Although the challenges faced by families of a child with a disability across the lifespan are recognized by research, this has largely been confined to maternal report of the adolescent years (Schneider, Wedgewood, Llewellyn, & McConnell, 2006; Todd & Jones, 2005). Research into parenting and Down syndrome across the life span is incomplete in several areas of knowledge. For example, researchers have rarely explored the experiences of fathers of children with Down syndrome. The premature death of the child with Down syndrome (whether as a child or adult) has the potential for an irrevocable impact on family life. Although there are data suggesting that this risk is significant, published research has not addressed the experiences of family members adjusting to this loss.
There is widespread recognition of the increased health risks faced by people with Down syndrome (S. G. Sullivan, Hussain, Glasson, & Bittles, 2007) and their unmet health care needs (Melville et al., 2005). Almost 50% of children born with Down syndrome are also born with a congenital heart condition (CHC; American Academy of Pediatrics [AAP], 2001). All CHCs are, to varying degrees, operable, but CHCs that remain partially remediated or uncorrected expose individuals to the possibility of additional health complications. As a result, children with Down syndrome and a CHC under the age of 10 years are admitted to the hospital twice as often as other children with Down syndrome (Abbeduto et al., 2004; Frid, Anneren, Rasmussen, Sundelin, & Drott, 2002), and a current cardiac problem in the child is related to poorer maternal physical health (Bourke et al., 2008). Although mortality for infants with Down syndrome and CHC has been declining (Frid, Drott, Olausson, Sundelin, & Anneren, 2004), mortality within the Down syndrome population is higher in individuals with CHC (Yang, Rasmussen, & Friedman, 2002), and, therefore, parents are more likely to outlive their child than parents of children with other disabilities. Precise statistics as to the likelihood of this event have yet to be reported.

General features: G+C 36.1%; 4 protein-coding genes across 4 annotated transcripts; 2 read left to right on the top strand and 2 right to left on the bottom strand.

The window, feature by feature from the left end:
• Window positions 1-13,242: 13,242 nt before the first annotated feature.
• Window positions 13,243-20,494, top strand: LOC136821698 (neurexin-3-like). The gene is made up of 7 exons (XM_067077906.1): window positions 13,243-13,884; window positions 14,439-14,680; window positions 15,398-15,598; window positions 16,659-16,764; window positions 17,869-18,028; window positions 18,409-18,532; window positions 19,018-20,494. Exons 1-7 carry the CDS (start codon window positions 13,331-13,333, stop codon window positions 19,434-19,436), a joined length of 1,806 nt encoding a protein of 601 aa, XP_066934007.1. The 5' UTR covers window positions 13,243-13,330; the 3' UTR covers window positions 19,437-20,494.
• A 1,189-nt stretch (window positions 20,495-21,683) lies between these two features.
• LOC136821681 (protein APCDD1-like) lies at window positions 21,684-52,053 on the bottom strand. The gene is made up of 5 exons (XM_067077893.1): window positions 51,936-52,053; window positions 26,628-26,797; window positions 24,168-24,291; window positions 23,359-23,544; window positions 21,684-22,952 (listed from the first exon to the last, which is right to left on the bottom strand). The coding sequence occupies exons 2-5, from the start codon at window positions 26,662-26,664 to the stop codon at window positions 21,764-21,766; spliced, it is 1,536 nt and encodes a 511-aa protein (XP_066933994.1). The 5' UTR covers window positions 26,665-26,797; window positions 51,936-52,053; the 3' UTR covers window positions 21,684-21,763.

Parental bereavement research within the general population has shown that the loss of a child through illness may result in wide-ranging psychological implications for parents: for example, more symptoms of anxiety and depression when the child is 9–23 years old (Kreicbergs, Valdimarsdottir, Onelov, Henter, & Steineck, 2004; Leahy, 1993). In terms of gender differences, comparisons within bereaved couples have found higher maternal grief (Goodenough, Drew, Higgins, & Trethewie, 2004; Schwab, 1996; Wijngaards-de Meij et al., 2005). However, others have questioned the accuracy of particular measures of grief (Lang & Gottlieb, 1993), suggesting that measures are not adept at measuring male grief. In addition, the reactions of a couple to the loss of their child will constitute much more than a collection of individual grief symptoms (Wijngaards-de Meij et al., 2008) and may include problems in the marital relationship (Schwab, 1992). Parents may lose support from their spouse and other sources (Rando, 1985) but may also gain from their experience, including acquiring increased personal strength, insight, and closer familial relationships (Laakso & Paunonen-Ilmonen, 2001).